“Spin” Writing

When they handed me my science degree in Psycho-Linguistics, a flash of panic surged through me where I wondered, “What the hell am I going to do with this?!”  I got this degree as an organic consequence of just taking the subjects that interested me. I lucked out that they summed up nicely into a coherent discipline.  I guess I had the undisclosed intention of being a professional student … until the reality of surviving hit.

I’d not done a stitch of thinking about things outside of University life. So, panic-driven, I leaped onto the closest train approximating a solution that accorded with the lifestyle I was currently living: more academia, but this time toward something.  Before doing any research on what Psycho-Linguists (P-Ls) do, I dived into getting an arts degree in Education, thinking that at least I could teach some of the subjects that I was especially good at.

After I got teaching-certified, I started teaching high school. I loathed, hated, despised, abhorred, and detested it. It wasn’t long before I began investigating jobs for P-Ls.  What I learned was that most of such people go into speech-writing.  Reason: they  are capable of writing content that can be understood different ways depending on the bent of a topic or audience. I never really thought of this type of writing as spin itself, but rather something that could be easily spun.

So here I am today, years & years later, looking for work on a project-bid website, and I find a request for a “writer who can write spinnable.”  So I look into it thinking it might be P-L’ly related.  In the project description, the company supplied an example:

{Most|The majority|A large number of} {cases|incidents} of anxiety {disorders|disease|conditions} can be {treated|cured|addressed} with {certain|particular} {therapies|remedies|cures}, such as behavioral therapy or exposure therapy, some medications, or a combination of both.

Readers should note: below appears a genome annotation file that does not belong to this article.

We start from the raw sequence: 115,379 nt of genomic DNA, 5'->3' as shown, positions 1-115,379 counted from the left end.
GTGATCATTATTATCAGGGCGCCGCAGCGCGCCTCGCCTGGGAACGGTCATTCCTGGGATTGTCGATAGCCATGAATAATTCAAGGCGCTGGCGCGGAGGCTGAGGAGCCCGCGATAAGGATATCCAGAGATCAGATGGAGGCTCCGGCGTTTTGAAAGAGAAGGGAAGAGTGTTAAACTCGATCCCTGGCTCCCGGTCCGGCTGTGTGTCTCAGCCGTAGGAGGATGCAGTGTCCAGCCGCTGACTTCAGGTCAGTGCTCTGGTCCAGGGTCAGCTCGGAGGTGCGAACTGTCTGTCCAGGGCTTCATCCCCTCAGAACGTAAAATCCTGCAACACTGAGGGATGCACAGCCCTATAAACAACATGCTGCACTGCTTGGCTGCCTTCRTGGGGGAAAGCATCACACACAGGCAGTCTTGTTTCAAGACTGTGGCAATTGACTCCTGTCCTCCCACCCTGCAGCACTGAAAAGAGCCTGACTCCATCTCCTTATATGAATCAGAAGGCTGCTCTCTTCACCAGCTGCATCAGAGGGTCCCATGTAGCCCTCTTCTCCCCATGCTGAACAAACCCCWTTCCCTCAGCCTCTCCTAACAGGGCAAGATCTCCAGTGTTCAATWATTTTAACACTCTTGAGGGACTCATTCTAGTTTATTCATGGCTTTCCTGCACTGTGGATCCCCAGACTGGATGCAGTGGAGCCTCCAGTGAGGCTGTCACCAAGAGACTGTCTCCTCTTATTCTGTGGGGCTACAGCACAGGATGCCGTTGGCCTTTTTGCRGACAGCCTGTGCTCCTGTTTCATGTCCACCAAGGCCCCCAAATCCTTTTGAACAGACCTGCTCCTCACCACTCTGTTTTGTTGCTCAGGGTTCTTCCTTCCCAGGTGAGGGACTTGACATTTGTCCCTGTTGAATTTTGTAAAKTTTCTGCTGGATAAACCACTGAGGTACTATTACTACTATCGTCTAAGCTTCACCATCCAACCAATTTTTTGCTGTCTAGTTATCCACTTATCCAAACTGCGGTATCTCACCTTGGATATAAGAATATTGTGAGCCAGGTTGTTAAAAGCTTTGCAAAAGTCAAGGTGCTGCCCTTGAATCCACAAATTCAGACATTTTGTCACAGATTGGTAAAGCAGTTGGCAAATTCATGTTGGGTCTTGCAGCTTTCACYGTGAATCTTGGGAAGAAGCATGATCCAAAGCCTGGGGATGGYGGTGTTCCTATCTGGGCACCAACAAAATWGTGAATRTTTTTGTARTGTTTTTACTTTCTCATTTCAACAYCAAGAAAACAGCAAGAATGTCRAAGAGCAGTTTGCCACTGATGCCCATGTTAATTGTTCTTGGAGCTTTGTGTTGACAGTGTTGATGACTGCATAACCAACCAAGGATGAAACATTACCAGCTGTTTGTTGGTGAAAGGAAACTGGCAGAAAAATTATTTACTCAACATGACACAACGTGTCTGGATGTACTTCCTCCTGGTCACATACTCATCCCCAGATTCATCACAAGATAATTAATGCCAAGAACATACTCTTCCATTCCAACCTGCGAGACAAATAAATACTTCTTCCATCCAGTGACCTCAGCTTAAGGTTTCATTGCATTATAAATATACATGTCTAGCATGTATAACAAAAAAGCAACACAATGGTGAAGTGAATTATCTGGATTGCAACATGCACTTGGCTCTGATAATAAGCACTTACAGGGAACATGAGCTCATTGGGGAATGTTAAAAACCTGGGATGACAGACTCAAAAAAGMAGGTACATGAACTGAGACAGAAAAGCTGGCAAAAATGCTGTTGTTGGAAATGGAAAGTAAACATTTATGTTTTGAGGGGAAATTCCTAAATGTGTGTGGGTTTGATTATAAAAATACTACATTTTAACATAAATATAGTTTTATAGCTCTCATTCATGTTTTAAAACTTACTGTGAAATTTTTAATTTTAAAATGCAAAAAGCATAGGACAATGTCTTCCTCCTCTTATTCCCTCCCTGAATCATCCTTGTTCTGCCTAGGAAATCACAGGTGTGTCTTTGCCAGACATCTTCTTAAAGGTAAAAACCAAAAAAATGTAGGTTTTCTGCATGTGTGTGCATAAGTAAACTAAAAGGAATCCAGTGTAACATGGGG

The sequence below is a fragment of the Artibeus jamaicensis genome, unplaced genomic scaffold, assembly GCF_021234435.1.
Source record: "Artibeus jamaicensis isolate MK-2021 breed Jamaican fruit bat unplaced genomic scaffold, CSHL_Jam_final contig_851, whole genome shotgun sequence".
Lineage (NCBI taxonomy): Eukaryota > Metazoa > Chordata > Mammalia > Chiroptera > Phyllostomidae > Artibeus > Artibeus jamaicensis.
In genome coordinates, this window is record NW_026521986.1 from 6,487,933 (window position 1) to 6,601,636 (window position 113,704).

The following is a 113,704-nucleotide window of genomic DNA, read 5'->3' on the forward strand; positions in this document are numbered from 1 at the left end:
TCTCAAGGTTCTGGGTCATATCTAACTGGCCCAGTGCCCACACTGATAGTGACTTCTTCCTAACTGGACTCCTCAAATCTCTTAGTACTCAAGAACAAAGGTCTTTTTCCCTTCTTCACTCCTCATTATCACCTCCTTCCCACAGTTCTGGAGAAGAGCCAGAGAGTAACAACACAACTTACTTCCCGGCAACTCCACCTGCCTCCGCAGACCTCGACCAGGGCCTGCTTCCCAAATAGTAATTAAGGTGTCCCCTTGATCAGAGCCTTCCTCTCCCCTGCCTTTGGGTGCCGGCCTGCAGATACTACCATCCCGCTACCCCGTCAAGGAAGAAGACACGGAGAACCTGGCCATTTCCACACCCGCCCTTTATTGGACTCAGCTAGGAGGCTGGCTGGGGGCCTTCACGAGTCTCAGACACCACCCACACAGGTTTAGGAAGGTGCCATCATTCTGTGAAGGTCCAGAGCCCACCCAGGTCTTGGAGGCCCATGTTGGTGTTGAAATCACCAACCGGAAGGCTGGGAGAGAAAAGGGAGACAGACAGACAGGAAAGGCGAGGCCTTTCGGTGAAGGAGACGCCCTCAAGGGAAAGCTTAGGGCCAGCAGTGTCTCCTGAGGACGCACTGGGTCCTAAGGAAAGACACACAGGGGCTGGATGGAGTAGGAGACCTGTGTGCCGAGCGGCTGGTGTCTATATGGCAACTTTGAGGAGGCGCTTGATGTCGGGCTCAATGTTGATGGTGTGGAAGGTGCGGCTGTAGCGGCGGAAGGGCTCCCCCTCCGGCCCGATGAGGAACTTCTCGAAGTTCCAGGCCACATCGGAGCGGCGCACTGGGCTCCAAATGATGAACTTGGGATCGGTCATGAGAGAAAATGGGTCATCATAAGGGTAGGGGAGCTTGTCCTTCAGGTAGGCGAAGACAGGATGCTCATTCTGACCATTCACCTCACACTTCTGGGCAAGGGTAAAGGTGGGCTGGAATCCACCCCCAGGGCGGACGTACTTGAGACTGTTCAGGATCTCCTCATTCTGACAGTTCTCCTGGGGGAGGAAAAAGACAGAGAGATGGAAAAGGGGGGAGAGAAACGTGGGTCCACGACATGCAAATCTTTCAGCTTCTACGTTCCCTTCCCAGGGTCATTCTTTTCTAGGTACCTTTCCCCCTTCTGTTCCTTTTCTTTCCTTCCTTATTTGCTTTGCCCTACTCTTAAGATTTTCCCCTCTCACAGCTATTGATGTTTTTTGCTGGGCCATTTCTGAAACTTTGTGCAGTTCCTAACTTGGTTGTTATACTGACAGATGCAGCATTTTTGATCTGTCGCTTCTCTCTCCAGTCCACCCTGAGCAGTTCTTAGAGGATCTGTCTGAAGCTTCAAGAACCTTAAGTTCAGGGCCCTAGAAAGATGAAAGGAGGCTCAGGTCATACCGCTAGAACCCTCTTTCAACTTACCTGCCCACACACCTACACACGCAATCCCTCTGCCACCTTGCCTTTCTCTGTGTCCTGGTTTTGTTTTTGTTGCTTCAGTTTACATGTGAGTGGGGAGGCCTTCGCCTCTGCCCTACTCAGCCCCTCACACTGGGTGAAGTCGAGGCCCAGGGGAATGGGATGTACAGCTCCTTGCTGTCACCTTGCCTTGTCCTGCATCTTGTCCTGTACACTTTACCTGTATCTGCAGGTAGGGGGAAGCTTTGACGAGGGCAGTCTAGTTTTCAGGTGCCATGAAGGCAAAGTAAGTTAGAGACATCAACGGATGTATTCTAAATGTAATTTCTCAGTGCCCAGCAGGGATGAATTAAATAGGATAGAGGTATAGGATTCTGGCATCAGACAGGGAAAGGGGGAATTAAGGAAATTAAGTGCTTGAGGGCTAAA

While I have never written that way except in technical writing where the pipe ( | ) signaled alternate values for a single variable, this seems like such a natural thing for me! So, I’m going to rewrite one of my sentences this way and see how close I come fresh out of the gate:

What I learned was that {many | most} of such people go into speech-writing.  Reason: they {should be | are} capable of {writing | crafting } content that can be {understood | spun} different ways depending on the {bent | mood | intensity } of a {topic | audience | topic or audience}.

But I wonder: how are such sentences used?  Do machines parse the alternate values?  When you write an alternate value for a variable, do the other value sets have to logically accord somehow where if you choose one value in a set that the appropriate value in the remaining sets is also chosen?

I guess I’ll have to look into that, huh?

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One Response

  1. OK, after running across another spin-writer job posting, I googled and found these: http://thebestspinner.com/?id=forfreedom and http://secretwitter.com/magic-article-rewriter/.

    Basically, the “spin” is where you provide for a block of synonyms for various words in an article so that a spin program (for instance) can generate a new, “{original | unique | non-plagiarized}” article based on the original.

    I can see the advantage of this for a person who has to come up with a lot of articles, but there’s something about paraphrasing a sentence by changing some of the words that falls short of a writer’s actually understanding the content and providing a different perspective on it. Of course, if it is not your job to provide perspective, but rather only {original | unique | non-plagiarized} content, then spinning seems the best option.

    So, a writer, then, that writes spin is a writer that provides his own synonyms for the content, which allows other people to present his article in an “original” way. I guess the value of a writer’s doing that is so that the base intent is faithfully rendered.

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